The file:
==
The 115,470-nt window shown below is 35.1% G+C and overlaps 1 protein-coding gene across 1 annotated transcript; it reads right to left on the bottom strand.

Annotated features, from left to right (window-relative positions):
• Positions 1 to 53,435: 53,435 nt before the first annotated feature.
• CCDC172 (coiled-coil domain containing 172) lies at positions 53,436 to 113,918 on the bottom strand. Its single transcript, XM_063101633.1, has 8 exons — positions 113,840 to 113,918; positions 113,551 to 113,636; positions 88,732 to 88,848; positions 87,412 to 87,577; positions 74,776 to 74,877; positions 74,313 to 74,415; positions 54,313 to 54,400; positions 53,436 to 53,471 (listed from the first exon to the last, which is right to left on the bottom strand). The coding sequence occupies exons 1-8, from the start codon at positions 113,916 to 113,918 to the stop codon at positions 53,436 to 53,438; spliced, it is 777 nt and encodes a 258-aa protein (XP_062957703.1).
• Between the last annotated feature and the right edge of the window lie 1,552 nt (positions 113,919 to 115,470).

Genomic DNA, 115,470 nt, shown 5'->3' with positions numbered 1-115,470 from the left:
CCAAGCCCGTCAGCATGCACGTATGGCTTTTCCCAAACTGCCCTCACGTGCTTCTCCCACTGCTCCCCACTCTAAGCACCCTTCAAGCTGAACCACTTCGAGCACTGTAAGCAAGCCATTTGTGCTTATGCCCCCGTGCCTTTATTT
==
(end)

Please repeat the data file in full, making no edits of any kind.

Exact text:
The 115,470-nt window shown below is 35.1% G+C and overlaps 1 protein-coding gene across 1 annotated transcript; it reads right to left on the bottom strand.

Annotated features, from left to right (window-relative positions):
• Positions 1 to 53,435: 53,435 nt before the first annotated feature.
• CCDC172 (coiled-coil domain containing 172) lies at positions 53,436 to 113,918 on the bottom strand. Its single transcript, XM_063101633.1, has 8 exons — positions 113,840 to 113,918; positions 113,551 to 113,636; positions 88,732 to 88,848; positions 87,412 to 87,577; positions 74,776 to 74,877; positions 74,313 to 74,415; positions 54,313 to 54,400; positions 53,436 to 53,471 (listed from the first exon to the last, which is right to left on the bottom strand). The coding sequence occupies exons 1-8, from the start codon at positions 113,916 to 113,918 to the stop codon at positions 53,436 to 53,438; spliced, it is 777 nt and encodes a 258-aa protein (XP_062957703.1).
• Between the last annotated feature and the right edge of the window lie 1,552 nt (positions 113,919 to 115,470).

Genomic DNA, 115,470 nt, shown 5'->3' with positions numbered 1-115,470 from the left:
CCAAGCCCGTCAGCATGCACGTATGGCTTTTCCCAAACTGCCCTCACGTGCTTCTCCCACTGCTCCCCACTCTAAGCACCCTTCAAGCTGAACCACTTCGAGCACTGTAAGCAAGCCATTTGTGCTTATGCCCCCGTGCCTTTATTT